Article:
Oil prices were subjected to fresh selling as OPEC remained divided ahead of Wednesday’s key meeting. The resources sector came under pressure, but Wall Street gains helped limit net losses.
There was little in the way of positive leads from Asia on Tuesday with the Nikkei and Japanese markets moving slightly lower.
After opening little changed, the FTSE index declined in early dealings with European markets also lower.
The UK consumer lending data was stronger than expected with a net increase of £4.9bn for October after an increase of £4.7bn for September and consumer credit remained robust. Mortgage approvals also increased to the highest level for four months. The data overall boosted confidence in the outlook for consumer spending and the housing sector, although there was a limited reaction.
Energy prices were again an important focus during the day as tensions continued to increase ahead of Wednesday’s crucial OPEC meeting. Inevitably, there was a stream of rhetoric from OPEC officials with the main focus on Iran. The rhetoric overall suggested that Iran could be willing to freeze output, but was unwilling to cut production, while Saudi officials were insisting on a cut.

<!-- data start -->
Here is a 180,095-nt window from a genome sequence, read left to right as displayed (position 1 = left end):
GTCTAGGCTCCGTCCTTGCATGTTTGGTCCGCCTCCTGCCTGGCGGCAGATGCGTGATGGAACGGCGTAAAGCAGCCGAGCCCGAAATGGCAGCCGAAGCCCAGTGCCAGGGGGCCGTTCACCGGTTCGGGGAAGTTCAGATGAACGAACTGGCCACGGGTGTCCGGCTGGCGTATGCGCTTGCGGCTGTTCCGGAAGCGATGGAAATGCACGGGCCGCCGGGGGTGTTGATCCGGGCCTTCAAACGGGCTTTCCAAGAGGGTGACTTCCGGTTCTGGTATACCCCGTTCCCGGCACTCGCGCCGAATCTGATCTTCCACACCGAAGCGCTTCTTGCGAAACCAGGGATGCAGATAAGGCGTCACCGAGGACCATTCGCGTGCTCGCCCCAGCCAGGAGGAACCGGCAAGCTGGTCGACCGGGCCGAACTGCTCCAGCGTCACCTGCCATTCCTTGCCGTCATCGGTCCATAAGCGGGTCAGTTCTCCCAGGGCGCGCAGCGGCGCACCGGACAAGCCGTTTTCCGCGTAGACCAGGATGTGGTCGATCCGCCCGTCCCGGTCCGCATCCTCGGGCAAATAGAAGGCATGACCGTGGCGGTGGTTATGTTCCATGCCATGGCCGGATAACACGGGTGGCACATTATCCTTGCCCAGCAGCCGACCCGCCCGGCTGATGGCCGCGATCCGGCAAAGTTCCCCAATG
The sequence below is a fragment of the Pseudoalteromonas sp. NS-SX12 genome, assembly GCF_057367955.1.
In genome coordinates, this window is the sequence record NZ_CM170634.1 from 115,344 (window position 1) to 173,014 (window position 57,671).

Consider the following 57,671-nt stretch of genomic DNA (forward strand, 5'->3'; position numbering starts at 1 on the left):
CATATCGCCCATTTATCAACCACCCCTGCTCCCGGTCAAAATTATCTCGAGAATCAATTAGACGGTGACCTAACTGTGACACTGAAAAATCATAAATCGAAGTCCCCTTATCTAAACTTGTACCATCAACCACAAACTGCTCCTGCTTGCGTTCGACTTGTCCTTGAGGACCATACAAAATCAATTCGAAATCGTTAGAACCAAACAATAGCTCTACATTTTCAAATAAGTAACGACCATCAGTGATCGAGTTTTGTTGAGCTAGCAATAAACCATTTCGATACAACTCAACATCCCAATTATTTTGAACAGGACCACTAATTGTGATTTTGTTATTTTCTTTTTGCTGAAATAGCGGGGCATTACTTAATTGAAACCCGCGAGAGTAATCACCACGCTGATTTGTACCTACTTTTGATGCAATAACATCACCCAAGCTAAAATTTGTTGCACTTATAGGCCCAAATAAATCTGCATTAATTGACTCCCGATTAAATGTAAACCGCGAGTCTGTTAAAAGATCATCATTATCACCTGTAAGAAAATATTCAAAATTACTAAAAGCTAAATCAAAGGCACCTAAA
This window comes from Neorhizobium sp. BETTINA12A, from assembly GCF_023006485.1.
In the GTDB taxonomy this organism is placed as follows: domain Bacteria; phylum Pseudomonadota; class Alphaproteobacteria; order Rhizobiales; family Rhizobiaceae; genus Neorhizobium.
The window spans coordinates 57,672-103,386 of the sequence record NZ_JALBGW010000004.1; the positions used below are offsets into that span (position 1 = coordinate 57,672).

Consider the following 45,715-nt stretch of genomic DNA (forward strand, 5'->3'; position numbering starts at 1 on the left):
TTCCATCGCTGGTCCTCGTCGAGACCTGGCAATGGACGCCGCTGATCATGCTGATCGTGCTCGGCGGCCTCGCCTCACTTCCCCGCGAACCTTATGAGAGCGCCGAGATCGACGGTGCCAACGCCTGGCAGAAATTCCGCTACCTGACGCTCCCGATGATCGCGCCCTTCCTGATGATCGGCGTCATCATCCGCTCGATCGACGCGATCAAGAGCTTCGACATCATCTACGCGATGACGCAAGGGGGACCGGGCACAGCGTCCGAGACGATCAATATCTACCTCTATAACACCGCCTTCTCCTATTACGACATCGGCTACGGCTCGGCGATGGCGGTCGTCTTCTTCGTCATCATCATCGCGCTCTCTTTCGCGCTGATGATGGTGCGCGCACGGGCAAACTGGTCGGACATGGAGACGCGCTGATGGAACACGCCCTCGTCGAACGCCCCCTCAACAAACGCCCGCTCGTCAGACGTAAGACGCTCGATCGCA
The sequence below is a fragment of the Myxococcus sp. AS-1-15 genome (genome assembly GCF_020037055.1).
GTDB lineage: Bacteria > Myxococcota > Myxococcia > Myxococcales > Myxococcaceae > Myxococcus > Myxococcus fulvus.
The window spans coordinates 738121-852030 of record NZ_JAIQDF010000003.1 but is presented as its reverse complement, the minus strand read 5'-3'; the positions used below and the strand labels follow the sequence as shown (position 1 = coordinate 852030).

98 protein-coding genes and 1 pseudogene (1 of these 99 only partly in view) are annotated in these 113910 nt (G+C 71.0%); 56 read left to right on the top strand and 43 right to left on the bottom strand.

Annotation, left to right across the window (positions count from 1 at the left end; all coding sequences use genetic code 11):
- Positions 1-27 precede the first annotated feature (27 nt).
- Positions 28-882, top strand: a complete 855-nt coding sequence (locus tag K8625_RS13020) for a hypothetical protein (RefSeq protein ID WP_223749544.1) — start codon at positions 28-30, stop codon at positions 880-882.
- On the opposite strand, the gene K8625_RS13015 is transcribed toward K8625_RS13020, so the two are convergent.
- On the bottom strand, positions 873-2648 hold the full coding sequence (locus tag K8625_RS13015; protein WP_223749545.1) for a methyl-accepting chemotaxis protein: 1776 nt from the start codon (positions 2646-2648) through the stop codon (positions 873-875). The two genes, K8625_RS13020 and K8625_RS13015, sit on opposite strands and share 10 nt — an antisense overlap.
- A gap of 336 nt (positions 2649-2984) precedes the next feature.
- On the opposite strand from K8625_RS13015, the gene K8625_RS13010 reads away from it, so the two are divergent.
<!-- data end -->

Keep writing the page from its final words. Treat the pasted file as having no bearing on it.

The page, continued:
The net outcome was downward pressure on oil prices with a further daily slide in excess of 3.5% with Brent sliding below the $46.50 level. Commodity prices were also generally on the defensive, which had a negative impact on the UK index.
Sterling moved higher on the day, which also had a negative impact on the FTSE index, although there was no major impact.
There was a stronger tone in the financial sector following a rally in Italian banking stocks, although the overall mood remained nervous ahead of this weekend’s referendum.
There was an upward revision to 3.2% from 2.9% for US third-quarter GDP and the consumer confidence reading strengthened to the highest level for over nine years. US equities dipped lower in early trading and the FTSE index hit a daily low around 6,730 as oil prices were also subjected to renewed selling pressure.
After the generally weaker start, US indices moved higher after the data releases and these gains had an important impact in pulling the UK index higher late in the session.
At the close, the FTSE index declined 27.47 points and 0.40% at 6,772.00.
Oil prices will inevitably remain a very important focus on Wednesday with the OPEC ministerial meeting, although there is a possibility that the meeting will not be concluded ahead of the UK close.
Currency trends will also be watched closely with the potential for very choppy month-end conditions across all sectors and asset classes.